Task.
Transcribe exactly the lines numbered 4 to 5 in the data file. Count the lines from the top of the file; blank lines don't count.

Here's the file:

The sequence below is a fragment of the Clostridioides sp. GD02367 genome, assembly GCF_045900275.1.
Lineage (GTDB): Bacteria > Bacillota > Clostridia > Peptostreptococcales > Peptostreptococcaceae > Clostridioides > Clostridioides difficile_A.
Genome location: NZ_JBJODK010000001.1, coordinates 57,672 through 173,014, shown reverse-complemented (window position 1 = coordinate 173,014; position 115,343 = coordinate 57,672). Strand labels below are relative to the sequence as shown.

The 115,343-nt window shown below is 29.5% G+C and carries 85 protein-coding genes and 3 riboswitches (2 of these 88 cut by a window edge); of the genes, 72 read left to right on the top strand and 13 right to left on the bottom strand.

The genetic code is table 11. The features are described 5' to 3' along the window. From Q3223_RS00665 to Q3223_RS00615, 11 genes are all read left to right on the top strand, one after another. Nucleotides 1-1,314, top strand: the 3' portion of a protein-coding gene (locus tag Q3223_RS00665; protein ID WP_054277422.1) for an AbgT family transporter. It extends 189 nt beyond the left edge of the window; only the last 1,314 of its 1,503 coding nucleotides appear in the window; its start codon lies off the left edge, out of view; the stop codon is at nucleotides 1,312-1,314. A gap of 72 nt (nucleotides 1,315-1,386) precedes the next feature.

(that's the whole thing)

The 115,343-nt window shown below is 29.5% G+C and carries 85 protein-coding genes and 3 riboswitches (2 of these 88 cut by a window edge); of the genes, 72 read left to right on the top strand and 13 right to left on the bottom strand.

The genetic code is table 11. The features are described 5' to 3' along the window. From Q3223_RS00665 to Q3223_RS00615, 11 genes are all read left to right on the top strand, one after another. Nucleotides 1-1,314, top strand: the 3' portion of a protein-coding gene (locus tag Q3223_RS00665; protein ID WP_054277422.1) for an AbgT family transporter. It extends 189 nt beyond the left edge of the window; only the last 1,314 of its 1,503 coding nucleotides appear in the window; its start codon lies off the left edge, out of view; the stop codon is at nucleotides 1,312-1,314. A gap of 72 nt (nucleotides 1,315-1,386) precedes the next feature.